Quote Quote by mal4mac View Post
It reports that CERNs top theorists are suggesting we shouldn't worry. I'd be much happier if Moscow and CalTech had produced such a comment. Aren't CERN theorists just slightly :-) interested parties? There's a one in many millions chance of Dr CERN-Theorist being exterminated if CERN goes online, but zero chance of them getting a Nobel if it doesn't! So the odds look great to them...
Once you've decided that physicists are murderous liars, willing to slaughter everyone on the planet (including their friends and families) in pursuit of a Nobel prize, there's really nothing left to say. Just out of curiosity, do you have any evidence for your claim?
chinatruth
#136
Sep7-08, 10:36 AM
P: 13
Then what are the differences between cosmic rays and the experiment in LHC??

CERN compared cosmic rays with LHC and got the conclusion that LHC would not produce any black holes because our earth or other planets have been being bombarded by cosmic rays for billions of years but we are still safe.

From this logic, I can also get a prediction that we cannot find any "Higgs boson" because we didnot find that in any cosmic rays observed.(absolutely this is wrong)
I mean, the comparison between LHC and cosmic rays cannot hold water with me,


I want to know what's wrong with my thought.
cristo
#137
Sep7-08, 10:48 AM
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Quote Quote by chinatruth View Post
From this logic, I can also get a prediction that we cannot find any "Higgs boson" because we didnot find that in any cosmic rays observed.(absolutely this is wrong)
Cosmic rays are high energy particles from outer space that approach the earth, enter the atmosphere and scatter off particles in the atmosphere, resulting in showers of particles that fall to earth. The LHC is a setup in which two beams of protons are made to collide, and all the products are analysed such that all the energy of the system is conserved, and thus we can tell which particles are present. Such a thing is incredibly difficult to observe and tell what has happened, even when you've got a multi million pounds detector surrounding the event and calculating the energy given off by every single subatomic particle produced. It is impossible to perform such a calculation for cosmic rays.

The point is, though, that were black holes going to be produced at the energies of the LHC, then they would have been produced by cosmic rays. However, we're still here!
tiny-tim
#138
Sep7-08, 11:49 AM
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Hi chinatruth!
Quote Quote by chinatruth View Post
What about the first question?? About the temperature??
I dunno!
Quote Quote by chinatruth View Post
Then what are the differences between cosmic rays and the experiment in LHC??

CERN compared cosmic rays with LHC and got the conclusion that LHC would not produce any black holes because our earth or other planets have been being bombarded by cosmic rays for billions of years but we are still safe.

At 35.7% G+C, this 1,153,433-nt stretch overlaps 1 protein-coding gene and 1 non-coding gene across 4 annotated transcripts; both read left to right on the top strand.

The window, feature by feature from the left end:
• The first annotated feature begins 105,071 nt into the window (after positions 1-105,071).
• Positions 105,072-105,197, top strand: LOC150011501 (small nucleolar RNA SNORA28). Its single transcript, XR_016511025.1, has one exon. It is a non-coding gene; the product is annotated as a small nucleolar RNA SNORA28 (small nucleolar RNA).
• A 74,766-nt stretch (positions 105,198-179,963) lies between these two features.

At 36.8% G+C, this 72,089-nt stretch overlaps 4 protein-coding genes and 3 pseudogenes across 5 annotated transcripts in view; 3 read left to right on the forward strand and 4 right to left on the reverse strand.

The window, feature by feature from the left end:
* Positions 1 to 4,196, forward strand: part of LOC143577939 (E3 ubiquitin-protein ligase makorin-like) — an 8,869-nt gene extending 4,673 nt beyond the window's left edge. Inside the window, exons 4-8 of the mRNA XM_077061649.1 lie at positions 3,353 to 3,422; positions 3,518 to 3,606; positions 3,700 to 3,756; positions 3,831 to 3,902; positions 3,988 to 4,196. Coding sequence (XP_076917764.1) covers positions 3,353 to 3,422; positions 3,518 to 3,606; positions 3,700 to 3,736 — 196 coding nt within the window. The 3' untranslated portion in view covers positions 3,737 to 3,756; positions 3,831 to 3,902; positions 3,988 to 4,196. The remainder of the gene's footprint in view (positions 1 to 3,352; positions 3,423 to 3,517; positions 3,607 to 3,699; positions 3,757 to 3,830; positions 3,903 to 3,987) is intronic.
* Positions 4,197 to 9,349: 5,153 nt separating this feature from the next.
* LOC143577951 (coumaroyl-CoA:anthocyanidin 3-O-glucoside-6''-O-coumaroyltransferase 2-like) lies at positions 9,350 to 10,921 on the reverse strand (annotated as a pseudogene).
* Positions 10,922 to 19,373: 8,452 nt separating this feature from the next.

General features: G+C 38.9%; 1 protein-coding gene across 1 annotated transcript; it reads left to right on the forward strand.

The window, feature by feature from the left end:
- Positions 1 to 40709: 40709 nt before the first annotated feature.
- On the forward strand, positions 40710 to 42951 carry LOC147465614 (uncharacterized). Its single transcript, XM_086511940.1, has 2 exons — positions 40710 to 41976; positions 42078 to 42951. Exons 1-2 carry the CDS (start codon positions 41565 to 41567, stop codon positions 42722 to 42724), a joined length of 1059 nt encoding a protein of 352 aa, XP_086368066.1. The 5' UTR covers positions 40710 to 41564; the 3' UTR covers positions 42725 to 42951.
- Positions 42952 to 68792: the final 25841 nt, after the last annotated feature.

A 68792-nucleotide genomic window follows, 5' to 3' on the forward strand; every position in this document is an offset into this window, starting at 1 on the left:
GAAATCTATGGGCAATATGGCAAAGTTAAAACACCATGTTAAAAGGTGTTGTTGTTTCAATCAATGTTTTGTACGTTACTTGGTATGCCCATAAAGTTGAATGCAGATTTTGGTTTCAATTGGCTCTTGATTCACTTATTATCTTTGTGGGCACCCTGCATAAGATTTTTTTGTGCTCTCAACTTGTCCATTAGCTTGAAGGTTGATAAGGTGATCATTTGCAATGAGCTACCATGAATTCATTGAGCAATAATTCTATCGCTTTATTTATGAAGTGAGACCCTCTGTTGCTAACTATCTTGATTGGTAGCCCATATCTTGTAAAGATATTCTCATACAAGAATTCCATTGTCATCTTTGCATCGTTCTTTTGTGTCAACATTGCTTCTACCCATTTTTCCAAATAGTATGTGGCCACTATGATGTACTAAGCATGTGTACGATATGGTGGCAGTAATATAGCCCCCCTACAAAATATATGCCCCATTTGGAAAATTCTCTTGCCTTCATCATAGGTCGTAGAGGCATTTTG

From this logic, I can also get a prediction that we cannot find any "Higgs boson" because we didnot find that in any cosmic rays observed.(absolutely this is wrong)
As cristo says, if the LHC produces Higgs bosons, then the cosmic rays will already have been producing them but with no way for us to detect them.

Making particles go fast is easy . Detecting particles is difficult .
Remember, most of the expertise and expense in the LHC was not in building the accelerators, but in building the detectors!
lightarrow
#139
Sep7-08, 01:13 PM
P: 1,521
Quote Quote by chinatruth View Post
Question.1.
I've read about the introduction about LHC and I know that the temperature produced in LHC would be 10,000 times higher than the center of the sun.
As the temperature is so high, what materials are used in LHC to prevent from being burned into ashes....?????????
Is there any possibility that such a scaring temperature causes a disaster????
That temperature is produced in the void, at the centre of the "pipe", far from the container, and in a very small region of space, and for a very tiny fraction of second. Imagine a normal lamp: the tungsten filament reach more than 3000 C, but the glass bulb doesn't melt.
aquitaine
#140
Sep7-08, 09:18 PM
P: 200
Quote Quote by chinatruth View Post
well um our science teacher told us that in LHC if the atoms didn't collide at the speed of light on wednesday, that the world will become a huge black hole and suck us in!!!!!!!!!!!!!!!


Is this true!????This scared the whole class!!

Help me by analysing this ~~!Thanks ~!~
On another note CERN is getting flooded with phone calls from panicky people either pleading to shut the machine down or giving them death threats.
vanesch
#141
Sep8-08, 03:41 AM
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Quote Quote by Vanadium 50 View Post
Personally, I think the standard Kent sets for risk ([tex]10^{-22}[/tex]) is absurd. Consider the risk that if we open a bottle, an angry genie will emerge from it and wipe out all life on earth. Since we've made maybe a trillion bottles to date, and this hasn't happened yet, we only know that the risk is less than around ([tex]10^{-12}[/tex]), a full ten billion times larger than Kent would permit. According to his argument, we should ban bottles.